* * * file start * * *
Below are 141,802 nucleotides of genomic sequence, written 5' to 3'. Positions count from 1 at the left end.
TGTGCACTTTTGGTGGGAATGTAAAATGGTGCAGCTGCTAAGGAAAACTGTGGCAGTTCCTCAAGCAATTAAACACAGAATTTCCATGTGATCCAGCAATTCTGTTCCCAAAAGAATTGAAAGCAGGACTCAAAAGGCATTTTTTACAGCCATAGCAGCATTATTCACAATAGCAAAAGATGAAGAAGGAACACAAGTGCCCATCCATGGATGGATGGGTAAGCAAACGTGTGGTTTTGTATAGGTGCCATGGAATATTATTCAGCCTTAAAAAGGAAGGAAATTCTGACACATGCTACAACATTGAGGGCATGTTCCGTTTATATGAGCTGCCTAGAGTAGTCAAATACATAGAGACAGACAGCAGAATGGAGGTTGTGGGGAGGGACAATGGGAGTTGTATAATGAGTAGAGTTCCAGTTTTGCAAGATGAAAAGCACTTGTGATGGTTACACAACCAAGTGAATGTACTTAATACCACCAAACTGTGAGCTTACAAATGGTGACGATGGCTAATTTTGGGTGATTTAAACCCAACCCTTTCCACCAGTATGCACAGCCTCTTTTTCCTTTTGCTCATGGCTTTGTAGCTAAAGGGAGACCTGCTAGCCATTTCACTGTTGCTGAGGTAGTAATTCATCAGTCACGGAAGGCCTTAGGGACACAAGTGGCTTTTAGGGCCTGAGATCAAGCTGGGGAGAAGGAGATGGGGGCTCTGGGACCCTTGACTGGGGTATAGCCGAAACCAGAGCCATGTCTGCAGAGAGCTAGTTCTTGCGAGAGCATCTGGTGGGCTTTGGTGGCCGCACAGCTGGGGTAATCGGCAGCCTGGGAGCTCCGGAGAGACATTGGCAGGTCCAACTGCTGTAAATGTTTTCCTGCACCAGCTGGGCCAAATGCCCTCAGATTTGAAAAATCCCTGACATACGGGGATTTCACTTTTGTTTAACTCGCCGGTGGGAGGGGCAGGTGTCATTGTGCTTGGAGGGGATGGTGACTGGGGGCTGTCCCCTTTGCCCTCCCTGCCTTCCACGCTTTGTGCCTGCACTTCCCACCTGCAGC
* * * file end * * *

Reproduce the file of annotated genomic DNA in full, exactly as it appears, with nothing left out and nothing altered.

Below are 141,802 nucleotides of genomic sequence, written 5' to 3'. Positions count from 1 at the left end.
TGTGCACTTTTGGTGGGAATGTAAAATGGTGCAGCTGCTAAGGAAAACTGTGGCAGTTCCTCAAGCAATTAAACACAGAATTTCCATGTGATCCAGCAATTCTGTTCCCAAAAGAATTGAAAGCAGGACTCAAAAGGCATTTTTTACAGCCATAGCAGCATTATTCACAATAGCAAAAGATGAAGAAGGAACACAAGTGCCCATCCATGGATGGATGGGTAAGCAAACGTGTGGTTTTGTATAGGTGCCATGGAATATTATTCAGCCTTAAAAAGGAAGGAAATTCTGACACATGCTACAACATTGAGGGCATGTTCCGTTTATATGAGCTGCCTAGAGTAGTCAAATACATAGAGACAGACAGCAGAATGGAGGTTGTGGGGAGGGACAATGGGAGTTGTATAATGAGTAGAGTTCCAGTTTTGCAAGATGAAAAGCACTTGTGATGGTTACACAACCAAGTGAATGTACTTAATACCACCAAACTGTGAGCTTACAAATGGTGACGATGGCTAATTTTGGGTGATTTAAACCCAACCCTTTCCACCAGTATGCACAGCCTCTTTTTCCTTTTGCTCATGGCTTTGTAGCTAAAGGGAGACCTGCTAGCCATTTCACTGTTGCTGAGGTAGTAATTCATCAGTCACGGAAGGCCTTAGGGACACAAGTGGCTTTTAGGGCCTGAGATCAAGCTGGGGAGAAGGAGATGGGGGCTCTGGGACCCTTGACTGGGGTATAGCCGAAACCAGAGCCATGTCTGCAGAGAGCTAGTTCTTGCGAGAGCATCTGGTGGGCTTTGGTGGCCGCACAGCTGGGGTAATCGGCAGCCTGGGAGCTCCGGAGAGACATTGGCAGGTCCAACTGCTGTAAATGTTTTCCTGCACCAGCTGGGCCAAATGCCCTCAGATTTGAAAAATCCCTGACATACGGGGATTTCACTTTTGTTTAACTCGCCGGTGGGAGGGGCAGGTGTCATTGTGCTTGGAGGGGATGGTGACTGGGGGCTGTCCCCTTTGCCCTCCCTGCCTTCCACGCTTTGTGCCTGCACTTCCCACCTGCAGC